Dr. Davis: OgenX is built upon the findings of thousands of peer-reviewed papers that suggest that most chronic diseases like cancer, autoimmune diseases, neurodegenerative diseases and diseases of inflammation are in some way caused by, or promoted by, the inability of cells to efficiently metabolize oxygen into energy. This physiologic breakdown is commonly known as “oxidative stress.”Over the past 25 years scientists around the world have begun to identify many of the complex, dual signaling roles of pro-oxidant/antioxidant that are evident in compounds like Vitamin C and similar naturally-occurring molecules that combat oxidative stress. Like many researchers today, our team believes that the solutions to most major diseases will entail enhancing the core mechanisms involved with how cells process oxygen in our bodies to generate sufficient energy (bioenergetics) to turn on innate self-repair systems in stressed (diseased) cells. One third of all research dollars today are chasing this thesis. Our research has focused on compounds that limit free radical formation now widely recognized as a contributing cause of most chronic diseases. We have developed a group of redox-modifiers, called Redoxagens, which have demonstrated an uncanny ability to interrupt and then promote a reversal of the damage caused by these free radicals in oxidatively stressed cells.“Restoration” is a fundamentally basic mechanism that is postulated to lie at the core of cell physiology in all living things. Therefore, according to this theory, if there were a way to turn on these self-repair signals, one would expect to see therapeutic responses in a number of diseases that have been heretofore believed to be unrelated. Furthermore, if this hypothesis is correct, you would expect similar results to occur across multiple species. In point of fact, our groundbreaking research with the Redoxagens is consistently demonstrating these predicted results. We are observing therapeutic responses in many diseases that have resisted conventional therapies.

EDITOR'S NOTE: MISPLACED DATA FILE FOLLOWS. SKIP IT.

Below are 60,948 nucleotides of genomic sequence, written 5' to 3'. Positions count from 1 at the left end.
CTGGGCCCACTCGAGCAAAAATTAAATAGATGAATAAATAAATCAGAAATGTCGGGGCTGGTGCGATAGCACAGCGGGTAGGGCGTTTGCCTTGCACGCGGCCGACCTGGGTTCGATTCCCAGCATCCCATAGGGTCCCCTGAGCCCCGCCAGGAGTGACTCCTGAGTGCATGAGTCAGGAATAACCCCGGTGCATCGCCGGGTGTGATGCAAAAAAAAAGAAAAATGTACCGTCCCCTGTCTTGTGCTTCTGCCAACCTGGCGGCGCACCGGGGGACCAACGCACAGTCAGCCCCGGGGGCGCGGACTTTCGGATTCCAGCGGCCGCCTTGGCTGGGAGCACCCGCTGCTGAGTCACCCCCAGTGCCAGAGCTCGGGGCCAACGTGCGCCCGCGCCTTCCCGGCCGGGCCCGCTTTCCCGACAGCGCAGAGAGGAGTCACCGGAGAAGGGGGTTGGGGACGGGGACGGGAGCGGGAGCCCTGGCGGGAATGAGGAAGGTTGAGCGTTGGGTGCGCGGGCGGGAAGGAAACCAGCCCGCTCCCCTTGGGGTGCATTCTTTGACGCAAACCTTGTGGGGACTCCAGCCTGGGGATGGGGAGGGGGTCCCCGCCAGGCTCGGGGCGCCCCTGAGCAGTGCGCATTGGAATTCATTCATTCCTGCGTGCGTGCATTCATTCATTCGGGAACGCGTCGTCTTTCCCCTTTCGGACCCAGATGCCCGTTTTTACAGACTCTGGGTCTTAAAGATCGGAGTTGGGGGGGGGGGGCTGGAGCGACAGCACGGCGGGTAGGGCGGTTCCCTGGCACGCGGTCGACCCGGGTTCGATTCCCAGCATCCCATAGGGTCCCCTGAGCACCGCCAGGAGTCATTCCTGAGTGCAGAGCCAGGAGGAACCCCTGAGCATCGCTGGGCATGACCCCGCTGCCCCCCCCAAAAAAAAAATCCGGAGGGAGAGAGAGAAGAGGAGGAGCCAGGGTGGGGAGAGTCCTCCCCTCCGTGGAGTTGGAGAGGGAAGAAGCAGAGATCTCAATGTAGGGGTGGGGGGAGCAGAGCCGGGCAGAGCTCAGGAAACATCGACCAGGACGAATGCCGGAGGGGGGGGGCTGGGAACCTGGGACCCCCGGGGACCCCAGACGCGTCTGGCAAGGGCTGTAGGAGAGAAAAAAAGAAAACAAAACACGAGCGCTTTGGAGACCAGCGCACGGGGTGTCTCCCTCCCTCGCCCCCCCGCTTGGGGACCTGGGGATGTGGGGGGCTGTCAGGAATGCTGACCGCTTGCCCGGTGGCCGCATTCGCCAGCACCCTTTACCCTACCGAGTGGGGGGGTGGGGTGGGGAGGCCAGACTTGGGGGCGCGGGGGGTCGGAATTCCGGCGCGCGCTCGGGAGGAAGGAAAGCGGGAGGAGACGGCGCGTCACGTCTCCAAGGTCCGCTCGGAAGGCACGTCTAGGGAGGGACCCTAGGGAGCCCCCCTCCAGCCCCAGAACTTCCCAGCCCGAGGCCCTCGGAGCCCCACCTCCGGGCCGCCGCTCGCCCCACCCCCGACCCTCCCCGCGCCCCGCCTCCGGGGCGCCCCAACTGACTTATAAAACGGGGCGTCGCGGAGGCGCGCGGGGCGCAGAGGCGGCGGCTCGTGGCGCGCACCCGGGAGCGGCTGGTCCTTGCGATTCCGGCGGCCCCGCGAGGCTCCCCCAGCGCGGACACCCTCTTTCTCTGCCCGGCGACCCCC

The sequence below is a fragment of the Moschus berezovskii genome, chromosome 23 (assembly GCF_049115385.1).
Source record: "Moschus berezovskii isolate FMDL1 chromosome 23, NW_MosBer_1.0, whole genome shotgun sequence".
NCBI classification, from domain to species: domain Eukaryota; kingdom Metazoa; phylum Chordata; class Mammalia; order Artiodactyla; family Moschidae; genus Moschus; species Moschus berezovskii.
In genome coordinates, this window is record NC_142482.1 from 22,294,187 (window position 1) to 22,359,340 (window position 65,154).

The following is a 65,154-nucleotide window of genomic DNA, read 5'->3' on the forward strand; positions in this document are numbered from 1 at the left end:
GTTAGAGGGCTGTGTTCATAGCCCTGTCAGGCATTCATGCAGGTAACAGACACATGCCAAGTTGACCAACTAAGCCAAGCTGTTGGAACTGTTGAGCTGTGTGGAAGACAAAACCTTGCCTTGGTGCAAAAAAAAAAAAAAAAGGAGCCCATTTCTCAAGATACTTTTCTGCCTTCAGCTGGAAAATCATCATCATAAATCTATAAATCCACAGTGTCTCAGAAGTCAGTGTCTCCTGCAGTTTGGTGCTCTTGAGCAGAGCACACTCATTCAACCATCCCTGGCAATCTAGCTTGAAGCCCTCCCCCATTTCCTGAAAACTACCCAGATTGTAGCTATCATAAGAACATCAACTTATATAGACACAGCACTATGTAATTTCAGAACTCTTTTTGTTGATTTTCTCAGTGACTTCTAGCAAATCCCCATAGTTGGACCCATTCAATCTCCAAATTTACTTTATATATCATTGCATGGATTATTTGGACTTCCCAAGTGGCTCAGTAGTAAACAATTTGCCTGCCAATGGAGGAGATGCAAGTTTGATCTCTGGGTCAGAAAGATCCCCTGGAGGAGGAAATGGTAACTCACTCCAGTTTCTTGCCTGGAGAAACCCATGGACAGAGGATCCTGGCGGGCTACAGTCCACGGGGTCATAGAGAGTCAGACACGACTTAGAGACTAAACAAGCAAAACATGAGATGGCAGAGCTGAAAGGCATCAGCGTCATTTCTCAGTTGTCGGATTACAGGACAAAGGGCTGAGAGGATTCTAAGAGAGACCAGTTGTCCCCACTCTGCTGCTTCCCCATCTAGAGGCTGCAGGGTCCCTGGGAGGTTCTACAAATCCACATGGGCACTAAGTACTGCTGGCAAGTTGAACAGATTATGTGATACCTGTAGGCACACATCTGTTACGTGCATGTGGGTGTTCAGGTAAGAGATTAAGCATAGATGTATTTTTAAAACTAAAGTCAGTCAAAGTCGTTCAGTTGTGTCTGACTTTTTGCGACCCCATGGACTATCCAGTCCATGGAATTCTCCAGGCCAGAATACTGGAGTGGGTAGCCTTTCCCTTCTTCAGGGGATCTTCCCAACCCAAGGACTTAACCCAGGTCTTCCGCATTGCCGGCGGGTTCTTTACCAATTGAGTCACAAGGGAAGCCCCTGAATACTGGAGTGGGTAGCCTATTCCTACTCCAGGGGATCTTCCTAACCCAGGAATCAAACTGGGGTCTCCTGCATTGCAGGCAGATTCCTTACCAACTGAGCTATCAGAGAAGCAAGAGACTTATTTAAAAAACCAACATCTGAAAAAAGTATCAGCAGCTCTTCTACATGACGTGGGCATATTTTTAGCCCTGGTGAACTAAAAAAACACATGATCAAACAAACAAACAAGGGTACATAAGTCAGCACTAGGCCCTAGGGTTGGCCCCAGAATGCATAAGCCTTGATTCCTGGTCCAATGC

CEOCFO: What exactly is going to happen when you develop the platform? What will be happening in the body that does not happen now?
Dr. Davis: That is a great question. Again, on a theoretical basis, if there were a way to successfully upregulate cellular bioenergetics one would expect to see many positive adaptive downstream effects, and would not expect to see much, if any, reactive negative effects. Our research is bearing this out. We are consistently observing the Redoxagens’ ability to restore the needed energy balance that enables cells to do what they are fundamentally designed to do in nature; which is to undergo “self-repair.”You see, all nucleated cells, when placed under stress, can only respond in four ways - they can initiate self-repair; they can divide; they can go to sleep in a process we call ‘senescence,’ or they can commit suicide in a process we call ‘apoptosis. ’Self-repair is always the cell’s first choice, but this is a complex process which requires a big burst of readily available energy. What is really interesting is that the studies that we have conducted to date demonstrate that the self-repair pathways that the Redoxagens promote are agnostic with respect to the specific cause of the stress itself. It just does not seem to matter whether it’s a cancerous process, a viral infection or another agent – when we treat stressed cells they all respond similarly to initiate self-repair. This has potentially major implications as you can imagine.